In a tax—public goods reciprocity framework between citizens and the state, managers view taxes as a payment to the government in exchange for public goods, and hence they adjust their willingness to pay taxes as public good quality changes. We show that corporate tax planning intensity increases with ground-level ozone pollution. Revisions in ozone pollution regulations cause counties that failed the revised and more stringent standards to reduce ozone pollution. Consequently, firms headquartered in these counties reduced corporate tax planning intensity relative to firms in other counties. The ozone-tax link varies in the predicted directions with public attention to pollution, potential welfare loss due to ozone, managers’ stakeholder orientation, taxpayers’ polluting status, political preferences, and civic norms. We also find consistent results for Superfund cleanups of hazardous waste sites. Our research sheds light on reciprocity as a potential mechanism influencing corporate tax compliance.
- PhD in Accounting, University of Waterloo, Canada
- MSc in Statistics, University of Toronto, Canada
- MA in Economics, University of Toronto, Canada
- BA (First Class Honors), University of Alberta, Canada
Dr. Travis Chow’s research focuses on how taxes affect corporate and individual decision-making and has appeared in The Accounting Review, Journal of Accounting Research, Contemporary Accounting Research, Management Science, and the Journal of Risk and Insurance. He is a member of the Editorial Board of the Journal of the American Taxation Association. Currently, he teaches Management Control at HKU, and in the past, he has taught taxation and financial accounting at the undergraduate level, as well as an empirical tax research seminar for PhD students at Singapore Management University. Dr. Chow completed his undergraduate and graduate education in Canada after finishing high school in Hong Kong. Before pursuing his doctoral studies, he worked as an economic analyst in Toronto.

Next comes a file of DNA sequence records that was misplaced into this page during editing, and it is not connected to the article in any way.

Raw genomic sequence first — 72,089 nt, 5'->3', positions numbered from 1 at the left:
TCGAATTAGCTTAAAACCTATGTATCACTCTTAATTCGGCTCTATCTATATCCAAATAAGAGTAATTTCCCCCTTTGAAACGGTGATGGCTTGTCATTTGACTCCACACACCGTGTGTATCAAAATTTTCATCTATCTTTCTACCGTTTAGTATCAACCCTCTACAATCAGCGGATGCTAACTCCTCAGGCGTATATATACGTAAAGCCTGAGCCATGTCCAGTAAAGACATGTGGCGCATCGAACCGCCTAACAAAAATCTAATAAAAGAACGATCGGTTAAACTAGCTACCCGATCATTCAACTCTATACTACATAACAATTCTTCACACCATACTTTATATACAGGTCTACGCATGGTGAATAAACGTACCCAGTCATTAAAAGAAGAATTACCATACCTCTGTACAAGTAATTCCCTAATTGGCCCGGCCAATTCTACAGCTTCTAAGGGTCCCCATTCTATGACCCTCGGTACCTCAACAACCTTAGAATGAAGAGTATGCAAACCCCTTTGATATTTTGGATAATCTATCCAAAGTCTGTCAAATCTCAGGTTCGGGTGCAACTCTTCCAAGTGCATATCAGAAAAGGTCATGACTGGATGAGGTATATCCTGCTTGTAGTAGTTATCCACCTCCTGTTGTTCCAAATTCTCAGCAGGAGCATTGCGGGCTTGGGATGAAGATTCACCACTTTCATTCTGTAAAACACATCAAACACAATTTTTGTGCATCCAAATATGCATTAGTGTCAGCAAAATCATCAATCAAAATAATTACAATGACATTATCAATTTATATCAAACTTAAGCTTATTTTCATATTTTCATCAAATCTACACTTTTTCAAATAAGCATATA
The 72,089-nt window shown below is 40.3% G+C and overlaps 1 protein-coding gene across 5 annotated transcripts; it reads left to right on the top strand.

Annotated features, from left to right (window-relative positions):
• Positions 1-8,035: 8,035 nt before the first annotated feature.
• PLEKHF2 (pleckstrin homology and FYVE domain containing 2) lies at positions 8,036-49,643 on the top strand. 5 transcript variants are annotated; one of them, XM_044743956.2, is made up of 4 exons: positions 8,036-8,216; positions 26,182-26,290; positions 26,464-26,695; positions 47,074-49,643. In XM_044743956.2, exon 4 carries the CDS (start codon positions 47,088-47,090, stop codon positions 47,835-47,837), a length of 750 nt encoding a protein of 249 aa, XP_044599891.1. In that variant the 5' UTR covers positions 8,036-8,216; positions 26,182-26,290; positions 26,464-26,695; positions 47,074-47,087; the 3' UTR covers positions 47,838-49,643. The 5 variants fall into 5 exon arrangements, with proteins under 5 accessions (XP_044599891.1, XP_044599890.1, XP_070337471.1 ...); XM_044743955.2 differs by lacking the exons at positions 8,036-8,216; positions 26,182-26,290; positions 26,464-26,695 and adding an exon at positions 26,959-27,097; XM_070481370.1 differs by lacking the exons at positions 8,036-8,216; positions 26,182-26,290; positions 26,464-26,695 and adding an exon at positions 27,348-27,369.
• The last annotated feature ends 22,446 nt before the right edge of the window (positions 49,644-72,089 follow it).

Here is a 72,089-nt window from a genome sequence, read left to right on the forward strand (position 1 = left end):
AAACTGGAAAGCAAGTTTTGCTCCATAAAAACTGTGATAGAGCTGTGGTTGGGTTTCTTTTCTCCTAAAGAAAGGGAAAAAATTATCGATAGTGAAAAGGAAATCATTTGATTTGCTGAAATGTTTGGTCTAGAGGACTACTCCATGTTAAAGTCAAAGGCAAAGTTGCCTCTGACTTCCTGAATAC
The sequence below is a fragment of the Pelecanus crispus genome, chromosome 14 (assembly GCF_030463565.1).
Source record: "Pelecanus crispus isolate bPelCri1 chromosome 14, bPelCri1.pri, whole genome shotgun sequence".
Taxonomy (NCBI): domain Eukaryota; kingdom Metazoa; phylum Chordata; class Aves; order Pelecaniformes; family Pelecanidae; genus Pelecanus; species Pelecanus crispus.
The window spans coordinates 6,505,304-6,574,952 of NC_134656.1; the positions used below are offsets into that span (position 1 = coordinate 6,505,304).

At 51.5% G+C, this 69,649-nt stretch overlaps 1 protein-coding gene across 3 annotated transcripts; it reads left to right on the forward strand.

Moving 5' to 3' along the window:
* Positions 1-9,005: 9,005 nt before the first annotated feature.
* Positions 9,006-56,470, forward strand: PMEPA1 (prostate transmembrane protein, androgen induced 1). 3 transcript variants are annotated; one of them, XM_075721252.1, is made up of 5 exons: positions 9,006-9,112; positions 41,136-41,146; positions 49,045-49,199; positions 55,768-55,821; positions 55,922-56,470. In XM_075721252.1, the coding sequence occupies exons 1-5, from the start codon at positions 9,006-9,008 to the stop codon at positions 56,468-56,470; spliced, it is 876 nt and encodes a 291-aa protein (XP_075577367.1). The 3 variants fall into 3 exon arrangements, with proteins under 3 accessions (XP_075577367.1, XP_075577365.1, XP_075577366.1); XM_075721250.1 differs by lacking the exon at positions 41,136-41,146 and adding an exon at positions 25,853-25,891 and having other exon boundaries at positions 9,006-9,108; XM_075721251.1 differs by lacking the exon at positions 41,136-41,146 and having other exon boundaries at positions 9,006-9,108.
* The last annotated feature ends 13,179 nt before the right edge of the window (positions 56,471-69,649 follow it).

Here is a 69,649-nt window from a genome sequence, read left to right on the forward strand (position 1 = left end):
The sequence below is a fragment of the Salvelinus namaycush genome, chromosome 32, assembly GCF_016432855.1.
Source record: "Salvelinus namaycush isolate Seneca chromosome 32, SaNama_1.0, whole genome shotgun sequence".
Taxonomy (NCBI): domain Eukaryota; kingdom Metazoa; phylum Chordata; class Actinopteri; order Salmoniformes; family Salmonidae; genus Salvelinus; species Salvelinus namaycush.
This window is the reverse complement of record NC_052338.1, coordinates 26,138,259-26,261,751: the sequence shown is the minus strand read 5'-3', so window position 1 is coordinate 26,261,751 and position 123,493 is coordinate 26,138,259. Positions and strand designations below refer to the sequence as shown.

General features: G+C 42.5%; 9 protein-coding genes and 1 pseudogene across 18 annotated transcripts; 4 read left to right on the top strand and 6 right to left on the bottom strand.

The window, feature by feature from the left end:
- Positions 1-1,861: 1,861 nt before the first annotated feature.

Travis currently teaches Management Control. His teaching experience includes taxation and financial accounting at the undergraduate level and empirical tax research at the doctoral level.
- Taxes and corporate decision making.
- Travis Chow, Zhongwen Fan, Li Huang, Oliver Zhen Li, Simon Li (2023), “Reciprocity in Corporate Tax Compliance — Evidence from Ozone Pollution.” Journal of Accounting Research, 61 (5): 1425–1477, Lead Article.
- Travis Chow, Jeffrey Hoopes, and Edward Maydew (2023), “Profit Shifting During Foreign Tax Holidays.” The Accounting Review, 98 (4): 115–142.
- Jiang Cheng, Travis Chow, Tzu-Ting Lin, and Jeffrey Ng (2022), “The Effect of Accounting for Income Tax Uncertainty on Tax‐Deductible Loss Accruals for Private Insurers.” Journal of Risk and Insurance, 89 (2), 505–544.
- Travis Chow, Sterling Huang, Kenneth J. Klassen, and Jeffrey Ng (2022), “The Influence of Corporate Income Taxes on Investment Location: Evidence from Corporate Headquarters Relocations.” Management Science, 68 (2), 1404–1425.
- Xia Chen, Qiang Cheng, Travis Chow, and Yanju Liu (2021), “Corporate In‐house Tax Departments.” Contemporary Accounting Research, 38 (1), 443–482.